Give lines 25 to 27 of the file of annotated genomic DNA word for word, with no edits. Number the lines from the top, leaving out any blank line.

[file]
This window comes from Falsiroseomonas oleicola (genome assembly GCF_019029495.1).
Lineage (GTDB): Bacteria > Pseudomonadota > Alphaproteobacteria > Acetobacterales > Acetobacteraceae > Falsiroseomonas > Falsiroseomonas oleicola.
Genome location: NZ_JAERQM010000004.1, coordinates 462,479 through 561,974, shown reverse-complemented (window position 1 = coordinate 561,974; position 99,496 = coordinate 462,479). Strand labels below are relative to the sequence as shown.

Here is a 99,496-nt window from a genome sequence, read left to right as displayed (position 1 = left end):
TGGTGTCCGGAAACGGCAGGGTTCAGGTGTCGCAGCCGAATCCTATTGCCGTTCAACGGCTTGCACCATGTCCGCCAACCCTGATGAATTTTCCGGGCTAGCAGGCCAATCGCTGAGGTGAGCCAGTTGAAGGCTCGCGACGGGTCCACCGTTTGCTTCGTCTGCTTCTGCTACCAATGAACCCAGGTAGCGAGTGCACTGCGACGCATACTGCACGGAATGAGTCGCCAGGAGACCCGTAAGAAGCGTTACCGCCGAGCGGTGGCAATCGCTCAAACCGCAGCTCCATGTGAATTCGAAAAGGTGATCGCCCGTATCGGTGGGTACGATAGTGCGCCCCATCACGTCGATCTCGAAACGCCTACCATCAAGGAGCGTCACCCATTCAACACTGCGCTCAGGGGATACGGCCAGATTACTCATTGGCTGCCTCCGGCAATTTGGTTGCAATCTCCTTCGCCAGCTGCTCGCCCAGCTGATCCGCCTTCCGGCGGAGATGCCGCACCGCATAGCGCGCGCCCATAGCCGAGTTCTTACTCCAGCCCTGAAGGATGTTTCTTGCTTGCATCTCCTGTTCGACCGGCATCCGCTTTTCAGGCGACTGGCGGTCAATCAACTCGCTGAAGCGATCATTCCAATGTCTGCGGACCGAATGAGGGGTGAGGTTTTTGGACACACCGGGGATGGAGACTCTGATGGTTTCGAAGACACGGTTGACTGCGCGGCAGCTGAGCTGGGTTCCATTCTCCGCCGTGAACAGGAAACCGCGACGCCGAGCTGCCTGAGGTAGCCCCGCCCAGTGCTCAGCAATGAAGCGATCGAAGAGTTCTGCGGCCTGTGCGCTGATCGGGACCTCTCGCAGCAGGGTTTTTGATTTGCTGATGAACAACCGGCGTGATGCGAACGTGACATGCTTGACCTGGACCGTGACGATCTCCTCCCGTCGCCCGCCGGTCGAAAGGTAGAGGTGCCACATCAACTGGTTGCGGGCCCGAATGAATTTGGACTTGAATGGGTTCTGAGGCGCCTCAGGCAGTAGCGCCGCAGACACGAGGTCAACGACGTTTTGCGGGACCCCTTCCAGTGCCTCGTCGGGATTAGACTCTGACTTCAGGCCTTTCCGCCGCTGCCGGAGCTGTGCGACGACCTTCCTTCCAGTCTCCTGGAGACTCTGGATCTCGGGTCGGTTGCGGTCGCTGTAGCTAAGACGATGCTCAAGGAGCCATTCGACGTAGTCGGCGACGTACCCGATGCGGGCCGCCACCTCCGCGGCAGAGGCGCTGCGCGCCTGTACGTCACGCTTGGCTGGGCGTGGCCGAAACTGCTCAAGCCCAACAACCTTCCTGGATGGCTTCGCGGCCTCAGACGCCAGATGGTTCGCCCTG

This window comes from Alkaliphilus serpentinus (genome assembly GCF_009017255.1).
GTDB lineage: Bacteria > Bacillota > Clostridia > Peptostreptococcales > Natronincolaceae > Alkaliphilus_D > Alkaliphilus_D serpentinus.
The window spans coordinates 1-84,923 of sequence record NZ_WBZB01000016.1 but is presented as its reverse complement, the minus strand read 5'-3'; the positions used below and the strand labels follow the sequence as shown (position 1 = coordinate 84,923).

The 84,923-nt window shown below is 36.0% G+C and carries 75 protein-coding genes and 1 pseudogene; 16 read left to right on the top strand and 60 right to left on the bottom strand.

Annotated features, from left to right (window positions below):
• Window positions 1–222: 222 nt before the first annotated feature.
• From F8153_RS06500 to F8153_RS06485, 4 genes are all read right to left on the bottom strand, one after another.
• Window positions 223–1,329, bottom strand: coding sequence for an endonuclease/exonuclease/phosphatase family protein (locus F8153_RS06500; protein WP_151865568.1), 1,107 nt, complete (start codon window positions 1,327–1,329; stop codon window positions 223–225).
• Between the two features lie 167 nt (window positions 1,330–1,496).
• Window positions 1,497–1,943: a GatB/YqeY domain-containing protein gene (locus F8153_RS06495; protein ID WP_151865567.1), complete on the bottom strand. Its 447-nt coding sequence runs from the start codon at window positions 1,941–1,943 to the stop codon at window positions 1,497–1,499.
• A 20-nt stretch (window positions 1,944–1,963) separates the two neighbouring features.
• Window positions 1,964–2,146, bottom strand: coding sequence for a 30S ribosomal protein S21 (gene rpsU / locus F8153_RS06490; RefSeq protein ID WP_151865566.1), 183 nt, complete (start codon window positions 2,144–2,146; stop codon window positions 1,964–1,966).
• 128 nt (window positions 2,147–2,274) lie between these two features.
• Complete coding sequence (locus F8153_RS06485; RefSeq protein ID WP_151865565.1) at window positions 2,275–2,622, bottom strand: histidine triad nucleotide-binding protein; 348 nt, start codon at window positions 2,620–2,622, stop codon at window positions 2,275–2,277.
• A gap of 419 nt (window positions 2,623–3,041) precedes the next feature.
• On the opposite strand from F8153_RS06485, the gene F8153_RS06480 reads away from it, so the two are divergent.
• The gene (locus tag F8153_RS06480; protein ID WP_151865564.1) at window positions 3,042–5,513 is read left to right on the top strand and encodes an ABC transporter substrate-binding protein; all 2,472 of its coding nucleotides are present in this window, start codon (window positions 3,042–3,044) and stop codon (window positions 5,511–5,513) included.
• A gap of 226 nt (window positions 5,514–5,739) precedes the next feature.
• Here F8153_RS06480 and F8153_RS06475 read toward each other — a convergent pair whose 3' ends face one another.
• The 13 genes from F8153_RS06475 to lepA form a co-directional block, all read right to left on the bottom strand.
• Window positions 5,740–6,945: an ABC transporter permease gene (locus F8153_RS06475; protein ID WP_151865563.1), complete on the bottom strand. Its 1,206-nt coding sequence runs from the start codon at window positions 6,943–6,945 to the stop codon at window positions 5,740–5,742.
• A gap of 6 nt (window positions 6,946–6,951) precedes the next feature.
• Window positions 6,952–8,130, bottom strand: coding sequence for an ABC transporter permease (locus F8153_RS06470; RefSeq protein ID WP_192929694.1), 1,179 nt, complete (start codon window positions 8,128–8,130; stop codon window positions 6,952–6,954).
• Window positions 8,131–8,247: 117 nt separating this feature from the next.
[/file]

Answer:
• The 13 genes from F8153_RS06475 to lepA form a co-directional block, all read right to left on the bottom strand.
• Window positions 5,740–6,945: an ABC transporter permease gene (locus F8153_RS06475; protein ID WP_151865563.1), complete on the bottom strand. Its 1,206-nt coding sequence runs from the start codon at window positions 6,943–6,945 to the stop codon at window positions 5,740–5,742.
• A gap of 6 nt (window positions 6,946–6,951) precedes the next feature.